A couple weeks ago, Living on Earth covered the ongoing restoration and reuse of an enormous old factory building in Lawrence, MA. Sounds like Lawrence faced, on a larger scale, a similar situation to the one Hopedale is in now. The old mill in Lawrence is being, re-used as office space. I worked in a restored red-brick mill in Cambridge a few years back. It was a really nice space to be in. These buildings generally have large windows and lots of red brick. In the hands of a good architect, it's hard to go wrong aesthetically.

What's important in restoring these buildings is to try to preserve the sense of community that still exists in these towns. Turning the Draper building into office space just moves Hopedale closer to being another suburb of Boston, albeit with nice architecture. To be fair, architecture can give life to an otherwise boring place, but the town has much more going for them in terms of history and local culture.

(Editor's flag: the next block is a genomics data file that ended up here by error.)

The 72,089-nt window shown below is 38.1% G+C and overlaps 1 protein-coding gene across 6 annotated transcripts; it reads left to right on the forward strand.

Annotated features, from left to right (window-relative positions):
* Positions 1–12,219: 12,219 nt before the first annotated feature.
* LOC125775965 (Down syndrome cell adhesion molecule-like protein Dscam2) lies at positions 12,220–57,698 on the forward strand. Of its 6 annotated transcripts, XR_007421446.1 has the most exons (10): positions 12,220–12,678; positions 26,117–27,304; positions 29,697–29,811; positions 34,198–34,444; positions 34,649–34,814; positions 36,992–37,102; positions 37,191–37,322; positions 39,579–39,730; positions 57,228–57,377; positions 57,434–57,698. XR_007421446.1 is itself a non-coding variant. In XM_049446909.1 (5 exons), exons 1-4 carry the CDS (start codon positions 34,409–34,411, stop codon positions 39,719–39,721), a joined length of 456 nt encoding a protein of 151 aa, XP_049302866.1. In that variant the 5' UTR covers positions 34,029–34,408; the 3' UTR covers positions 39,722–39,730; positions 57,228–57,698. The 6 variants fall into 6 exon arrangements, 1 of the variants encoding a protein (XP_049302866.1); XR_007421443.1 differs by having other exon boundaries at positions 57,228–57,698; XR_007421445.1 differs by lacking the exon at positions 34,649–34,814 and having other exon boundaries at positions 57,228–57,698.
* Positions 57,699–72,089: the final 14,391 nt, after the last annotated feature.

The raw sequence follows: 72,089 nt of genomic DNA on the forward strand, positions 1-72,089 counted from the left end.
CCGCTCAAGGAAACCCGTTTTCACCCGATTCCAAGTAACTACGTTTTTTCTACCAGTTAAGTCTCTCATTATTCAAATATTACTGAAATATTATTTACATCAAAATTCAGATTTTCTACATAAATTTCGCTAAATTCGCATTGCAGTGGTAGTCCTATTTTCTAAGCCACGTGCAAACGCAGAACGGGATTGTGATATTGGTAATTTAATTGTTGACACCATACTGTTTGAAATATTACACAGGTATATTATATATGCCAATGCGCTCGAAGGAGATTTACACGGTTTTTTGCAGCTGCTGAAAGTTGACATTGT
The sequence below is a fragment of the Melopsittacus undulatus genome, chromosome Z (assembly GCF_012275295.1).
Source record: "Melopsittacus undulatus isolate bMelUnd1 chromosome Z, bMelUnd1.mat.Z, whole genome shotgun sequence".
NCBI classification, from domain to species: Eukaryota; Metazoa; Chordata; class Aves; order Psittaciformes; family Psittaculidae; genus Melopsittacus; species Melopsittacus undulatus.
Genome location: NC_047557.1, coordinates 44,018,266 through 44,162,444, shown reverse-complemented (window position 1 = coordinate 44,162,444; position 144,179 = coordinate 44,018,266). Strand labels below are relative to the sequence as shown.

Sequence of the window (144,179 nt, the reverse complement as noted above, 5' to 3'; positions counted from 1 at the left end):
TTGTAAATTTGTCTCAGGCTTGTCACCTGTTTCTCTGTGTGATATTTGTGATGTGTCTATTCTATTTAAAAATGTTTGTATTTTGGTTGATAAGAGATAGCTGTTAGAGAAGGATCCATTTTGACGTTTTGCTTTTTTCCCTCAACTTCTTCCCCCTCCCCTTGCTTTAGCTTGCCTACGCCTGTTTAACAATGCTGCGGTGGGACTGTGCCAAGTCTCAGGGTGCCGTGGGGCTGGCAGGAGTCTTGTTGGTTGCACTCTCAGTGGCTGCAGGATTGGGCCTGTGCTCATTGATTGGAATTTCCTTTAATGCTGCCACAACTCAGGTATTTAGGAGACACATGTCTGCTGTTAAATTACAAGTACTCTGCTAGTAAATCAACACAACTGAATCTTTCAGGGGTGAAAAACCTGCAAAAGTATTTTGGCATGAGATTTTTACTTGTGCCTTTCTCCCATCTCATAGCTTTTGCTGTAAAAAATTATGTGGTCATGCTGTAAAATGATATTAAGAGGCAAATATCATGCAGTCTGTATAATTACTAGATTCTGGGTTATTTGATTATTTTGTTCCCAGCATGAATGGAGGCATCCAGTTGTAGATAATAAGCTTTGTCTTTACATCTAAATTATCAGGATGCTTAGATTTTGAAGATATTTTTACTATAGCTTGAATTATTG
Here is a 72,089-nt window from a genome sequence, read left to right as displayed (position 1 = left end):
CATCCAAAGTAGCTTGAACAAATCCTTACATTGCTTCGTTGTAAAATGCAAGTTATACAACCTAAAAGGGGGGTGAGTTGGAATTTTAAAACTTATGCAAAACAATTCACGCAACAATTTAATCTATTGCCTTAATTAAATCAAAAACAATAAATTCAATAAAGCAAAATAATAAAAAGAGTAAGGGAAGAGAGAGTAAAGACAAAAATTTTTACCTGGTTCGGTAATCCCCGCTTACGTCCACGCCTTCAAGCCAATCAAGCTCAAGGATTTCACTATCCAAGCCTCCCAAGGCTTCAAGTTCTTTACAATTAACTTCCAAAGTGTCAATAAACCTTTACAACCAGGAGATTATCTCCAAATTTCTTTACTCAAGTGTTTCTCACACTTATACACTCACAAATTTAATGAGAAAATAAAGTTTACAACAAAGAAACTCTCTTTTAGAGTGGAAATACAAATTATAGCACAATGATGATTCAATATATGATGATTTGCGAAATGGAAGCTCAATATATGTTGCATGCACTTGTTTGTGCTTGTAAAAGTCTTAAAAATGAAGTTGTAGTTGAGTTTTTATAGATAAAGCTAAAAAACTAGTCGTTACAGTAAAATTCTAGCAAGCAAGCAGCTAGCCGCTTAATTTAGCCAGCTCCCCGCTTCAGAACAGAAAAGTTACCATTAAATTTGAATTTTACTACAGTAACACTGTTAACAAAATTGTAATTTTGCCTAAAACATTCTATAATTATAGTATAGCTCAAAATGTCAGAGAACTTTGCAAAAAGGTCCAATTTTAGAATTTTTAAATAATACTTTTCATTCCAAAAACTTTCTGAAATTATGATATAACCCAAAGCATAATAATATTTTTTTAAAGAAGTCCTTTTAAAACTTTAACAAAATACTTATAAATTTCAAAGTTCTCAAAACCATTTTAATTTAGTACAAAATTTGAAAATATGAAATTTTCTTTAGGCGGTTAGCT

The Lawrence mill is having a huge geothermal heating and cooling system installed. This is an extremely efficient way to climate control a space and efficiency is critical for a gigantic old building. The LOE coverage does not draw a clear line between this kind of geothermal installation and one that would actually generate electricity. he one in Lawrence still requires an electric pump to transfer the heat. The distinction is the same as between solar water heaters and photovoltaic solar panels. in both cases the former reduces overall energy costs, but does not produce usable power. They are also generally cheaper. When I was growing up in Texas, the electric company was advertising heat pumps, which I gathered were just smaller versions of what's going in at the Lawrence mill. I'm a bit surprised that such a system is still newsworthy.